Review: Escaped Alone

An everyday collision with the apocalypse

By Lois Maskiell

In the frightfully apocalyptic vision of Escaped Alone food is diverted to television programs, rats are eaten by those left with digestive systems and cancer grows in laptops. Meanwhile, four elderly ladies drink tea in the yard while conversing about a range of subjects from family and illness to science-fiction and travel.

Everyday conversations collide with a dire dystopia in Red Stitch Actors’ Theatre’s production of Caryl Churchill’s 2016 play. It truly is an exciting prospect to see this text, by such a prolific British playwright, performed in this Australian premiere.

When Mrs Jarrett finds herself in her neighbour’s garden for a cup of tea after losing her key, she takes a seat among three other others including an ex-hairdresser Vi, a retired doctor Sally and the warm yet anxious Lena. Banter moves quickly over all manner of topics. We learn that Lena’s anxiety stops her leaving the house, Sally has an extreme phobia of cats and Vi spent six years in prison for murdering her husband.

The play swiftly wheels from this world to another, never stalling as it shifts from the simple green lawn of Dann Barber’s set, to the lower floor area where Mrs Jarrett (Julie Forsyth) delivers monologues of death, disease and disaster. Forsyth is totally absorbing in her descriptions of a dark situation where “the chemicals leaked through cracks in the money” and “survivors go insane at different rates”.

These futuristic monologues often venture into nonsense, leading the audience through meaning towards loose ends and drawing much laughter along the way. Despite their comic twists, the monologues manage to spell out a degree of truth. The effect is similar to watching a world news broadcast focused on transmitting the most extreme and disastrous of current events.

Direction by Jenny Kemp keeps the speed and chatter perpetually buzzing. It’s impressive considering the topics discussed are hardly logical and the dialogue is interrupted by each character speaking before the other has finished their sentence. Rachel Burke’s lighting design separates each of the play’s eight segments with a low line of circular bulbs that light up so brightly their blinding effect wipes your focus fresh for the next moment.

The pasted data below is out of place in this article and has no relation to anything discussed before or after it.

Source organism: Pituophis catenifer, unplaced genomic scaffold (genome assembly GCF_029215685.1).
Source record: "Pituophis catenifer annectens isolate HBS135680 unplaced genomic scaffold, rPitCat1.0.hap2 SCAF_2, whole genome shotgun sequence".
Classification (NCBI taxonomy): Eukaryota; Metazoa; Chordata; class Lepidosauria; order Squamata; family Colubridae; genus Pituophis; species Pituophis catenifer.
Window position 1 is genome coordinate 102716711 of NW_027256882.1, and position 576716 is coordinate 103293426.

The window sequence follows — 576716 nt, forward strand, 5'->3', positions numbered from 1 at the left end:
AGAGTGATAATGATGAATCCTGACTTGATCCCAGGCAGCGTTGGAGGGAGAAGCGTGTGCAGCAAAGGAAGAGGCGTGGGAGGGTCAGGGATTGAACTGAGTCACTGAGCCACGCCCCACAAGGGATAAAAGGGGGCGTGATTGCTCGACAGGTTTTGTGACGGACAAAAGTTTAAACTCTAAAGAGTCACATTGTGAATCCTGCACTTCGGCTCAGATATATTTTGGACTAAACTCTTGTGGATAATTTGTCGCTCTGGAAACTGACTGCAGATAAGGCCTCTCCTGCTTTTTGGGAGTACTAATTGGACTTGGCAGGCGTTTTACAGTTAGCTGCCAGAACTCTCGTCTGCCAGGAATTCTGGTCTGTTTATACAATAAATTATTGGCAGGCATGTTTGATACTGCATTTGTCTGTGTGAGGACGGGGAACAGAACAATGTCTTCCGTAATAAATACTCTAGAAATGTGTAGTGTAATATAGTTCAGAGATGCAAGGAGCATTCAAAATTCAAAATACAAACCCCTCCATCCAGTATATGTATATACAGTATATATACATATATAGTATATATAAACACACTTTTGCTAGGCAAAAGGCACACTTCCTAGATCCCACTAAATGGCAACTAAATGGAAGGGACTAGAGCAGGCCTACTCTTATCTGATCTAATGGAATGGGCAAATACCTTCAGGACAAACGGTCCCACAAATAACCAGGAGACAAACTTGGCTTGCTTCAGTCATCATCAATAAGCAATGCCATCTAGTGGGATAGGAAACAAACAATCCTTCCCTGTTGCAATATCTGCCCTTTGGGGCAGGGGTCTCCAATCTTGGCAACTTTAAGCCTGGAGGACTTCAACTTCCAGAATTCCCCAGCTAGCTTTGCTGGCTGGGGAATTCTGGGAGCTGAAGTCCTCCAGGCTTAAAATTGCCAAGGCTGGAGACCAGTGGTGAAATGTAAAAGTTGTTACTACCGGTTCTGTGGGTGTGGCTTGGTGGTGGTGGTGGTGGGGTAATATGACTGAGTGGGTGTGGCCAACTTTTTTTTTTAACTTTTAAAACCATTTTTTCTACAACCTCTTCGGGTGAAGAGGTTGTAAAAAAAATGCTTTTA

Characters are excellently played: the refinement of Sally (Caroline Lee) contrasts to the tense yet endearing Lena (Marta Kaczmarek) and quick-witted Vi (Margaret Mills). Barber’s costume design aptly captures each woman’s demeanour and allows Mrs Jarrett (Julie Forsyth) to stand out as the neighbourhood outcast. Mrs Jarrett’s ordinariness in manner and frankness in speech not only brighten the group dynamic but keep the action chugging along.

A jubilant moment emerges when the women sing ‘Da Do Ron Ron’ and the drama peaks when Forsyth repeats “terrible rage” over and over in a vocal range that holds you engaged through every syllable. Forsyth is a force throughout this one-hour show and is spellbinding to watch as she moves effortlessly between joining in the humdrum of everyday routine, to presenting a world of dystopic doom – as if balancing the two were something we all do every day.

It might seem mundane to think of four people chatting over tea on the lawn, though I assure you this play isn’t even slightly tedious. It’s brimming with all kinds of connections and nonsensical wisdom that offer perspicacious networks of meaning about existence and nothing all in one mouthful.

Sublimely clever and current, Red Stitch’s Escaped Alone will have you reeling at the truth and absurdity of it all.

Escaped Alone runs at Red Stitch Actors’ Theatre St Kilda until 30 June. Tickets can be purchased online and by calling the box office on 03 9533 8083. 

Photograph: Jodie Hutchinson

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